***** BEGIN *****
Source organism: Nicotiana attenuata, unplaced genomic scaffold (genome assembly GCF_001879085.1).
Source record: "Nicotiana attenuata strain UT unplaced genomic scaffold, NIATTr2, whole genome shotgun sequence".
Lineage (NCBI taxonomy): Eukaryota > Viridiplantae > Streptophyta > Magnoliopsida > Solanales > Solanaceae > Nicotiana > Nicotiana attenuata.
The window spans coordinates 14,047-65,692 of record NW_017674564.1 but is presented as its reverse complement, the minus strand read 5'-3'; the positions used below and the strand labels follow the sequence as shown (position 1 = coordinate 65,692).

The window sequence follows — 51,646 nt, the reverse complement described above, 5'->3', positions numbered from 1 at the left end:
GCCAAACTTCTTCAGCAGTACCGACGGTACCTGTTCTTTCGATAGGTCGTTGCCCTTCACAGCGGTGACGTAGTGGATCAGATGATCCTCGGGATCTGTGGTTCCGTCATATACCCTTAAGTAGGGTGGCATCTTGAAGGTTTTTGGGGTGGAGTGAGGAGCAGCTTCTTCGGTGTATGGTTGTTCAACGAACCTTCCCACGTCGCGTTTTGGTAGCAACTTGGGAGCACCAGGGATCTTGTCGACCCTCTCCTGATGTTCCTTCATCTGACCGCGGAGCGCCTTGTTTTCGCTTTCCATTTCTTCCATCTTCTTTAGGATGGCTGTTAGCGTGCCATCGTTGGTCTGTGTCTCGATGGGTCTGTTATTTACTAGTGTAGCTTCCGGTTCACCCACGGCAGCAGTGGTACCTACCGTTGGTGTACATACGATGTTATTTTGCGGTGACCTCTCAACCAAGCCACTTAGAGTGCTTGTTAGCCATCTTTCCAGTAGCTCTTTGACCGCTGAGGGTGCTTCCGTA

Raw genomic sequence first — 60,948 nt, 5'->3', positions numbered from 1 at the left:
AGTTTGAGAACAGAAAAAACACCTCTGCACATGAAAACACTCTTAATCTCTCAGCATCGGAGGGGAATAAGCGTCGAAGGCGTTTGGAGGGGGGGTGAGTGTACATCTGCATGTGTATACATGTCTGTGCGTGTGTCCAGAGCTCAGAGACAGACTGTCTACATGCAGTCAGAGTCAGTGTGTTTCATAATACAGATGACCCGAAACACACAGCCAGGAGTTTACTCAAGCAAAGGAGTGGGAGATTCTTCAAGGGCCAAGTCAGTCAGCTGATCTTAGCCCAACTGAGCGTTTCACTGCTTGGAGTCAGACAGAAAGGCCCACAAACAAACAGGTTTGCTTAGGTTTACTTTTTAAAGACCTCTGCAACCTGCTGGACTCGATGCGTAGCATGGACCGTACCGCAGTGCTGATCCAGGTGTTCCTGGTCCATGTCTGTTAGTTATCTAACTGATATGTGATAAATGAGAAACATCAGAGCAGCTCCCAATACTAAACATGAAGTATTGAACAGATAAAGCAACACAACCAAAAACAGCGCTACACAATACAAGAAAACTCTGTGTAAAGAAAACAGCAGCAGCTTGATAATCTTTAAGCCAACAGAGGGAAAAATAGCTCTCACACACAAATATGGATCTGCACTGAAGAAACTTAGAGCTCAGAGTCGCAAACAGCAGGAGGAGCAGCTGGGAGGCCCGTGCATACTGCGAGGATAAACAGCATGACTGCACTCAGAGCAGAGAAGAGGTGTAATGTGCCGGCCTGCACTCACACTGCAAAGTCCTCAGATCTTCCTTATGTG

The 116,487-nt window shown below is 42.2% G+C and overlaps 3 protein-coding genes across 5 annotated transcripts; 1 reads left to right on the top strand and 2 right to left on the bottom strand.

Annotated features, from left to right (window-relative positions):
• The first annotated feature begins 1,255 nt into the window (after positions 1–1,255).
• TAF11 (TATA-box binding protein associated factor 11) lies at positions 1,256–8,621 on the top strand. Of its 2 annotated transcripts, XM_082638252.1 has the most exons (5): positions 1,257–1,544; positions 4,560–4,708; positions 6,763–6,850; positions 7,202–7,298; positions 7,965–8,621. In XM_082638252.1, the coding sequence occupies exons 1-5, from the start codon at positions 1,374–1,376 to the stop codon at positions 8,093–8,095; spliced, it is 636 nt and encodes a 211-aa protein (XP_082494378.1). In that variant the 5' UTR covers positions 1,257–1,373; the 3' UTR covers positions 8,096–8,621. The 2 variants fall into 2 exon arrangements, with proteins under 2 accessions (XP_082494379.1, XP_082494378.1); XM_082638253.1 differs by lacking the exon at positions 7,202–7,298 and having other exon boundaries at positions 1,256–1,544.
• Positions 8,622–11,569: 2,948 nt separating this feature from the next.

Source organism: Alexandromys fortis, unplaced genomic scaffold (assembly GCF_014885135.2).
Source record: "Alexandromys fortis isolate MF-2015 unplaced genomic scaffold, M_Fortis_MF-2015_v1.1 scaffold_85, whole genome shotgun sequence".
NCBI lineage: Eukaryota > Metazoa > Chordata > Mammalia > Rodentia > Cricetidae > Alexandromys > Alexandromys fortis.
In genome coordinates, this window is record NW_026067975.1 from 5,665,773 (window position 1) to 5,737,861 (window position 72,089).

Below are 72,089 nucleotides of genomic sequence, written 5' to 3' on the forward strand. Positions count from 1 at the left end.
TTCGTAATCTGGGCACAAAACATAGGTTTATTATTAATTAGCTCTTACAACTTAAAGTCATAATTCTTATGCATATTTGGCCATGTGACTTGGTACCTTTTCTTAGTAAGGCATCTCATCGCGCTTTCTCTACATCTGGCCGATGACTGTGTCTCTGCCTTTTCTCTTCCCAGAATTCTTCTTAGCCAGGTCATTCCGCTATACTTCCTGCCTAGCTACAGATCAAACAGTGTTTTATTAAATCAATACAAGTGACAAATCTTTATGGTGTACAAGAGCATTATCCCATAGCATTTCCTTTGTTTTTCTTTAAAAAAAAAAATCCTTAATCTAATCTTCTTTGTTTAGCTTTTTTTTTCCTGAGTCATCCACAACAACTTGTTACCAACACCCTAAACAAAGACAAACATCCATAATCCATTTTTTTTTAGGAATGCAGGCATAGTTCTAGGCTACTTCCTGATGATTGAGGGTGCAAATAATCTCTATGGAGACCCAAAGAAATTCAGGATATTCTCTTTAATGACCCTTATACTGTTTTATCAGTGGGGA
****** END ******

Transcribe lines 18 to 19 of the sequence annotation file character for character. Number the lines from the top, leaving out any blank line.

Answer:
Below are 72,089 nucleotides of genomic sequence, written 5' to 3' on the forward strand. Positions count from 1 at the left end.
TTCGTAATCTGGGCACAAAACATAGGTTTATTATTAATTAGCTCTTACAACTTAAAGTCATAATTCTTATGCATATTTGGCCATGTGACTTGGTACCTTTTCTTAGTAAGGCATCTCATCGCGCTTTCTCTACATCTGGCCGATGACTGTGTCTCTGCCTTTTCTCTTCCCAGAATTCTTCTTAGCCAGGTCATTCCGCTATACTTCCTGCCTAGCTACAGATCAAACAGTGTTTTATTAAATCAATACAAGTGACAAATCTTTATGGTGTACAAGAGCATTATCCCATAGCATTTCCTTTGTTTTTCTTTAAAAAAAAAAATCCTTAATCTAATCTTCTTTGTTTAGCTTTTTTTTTCCTGAGTCATCCACAACAACTTGTTACCAACACCCTAAACAAAGACAAACATCCATAATCCATTTTTTTTTAGGAATGCAGGCATAGTTCTAGGCTACTTCCTGATGATTGAGGGTGCAAATAATCTCTATGGAGACCCAAAGAAATTCAGGATATTCTCTTTAATGACCCTTATACTGTTTTATCAGTGGGGA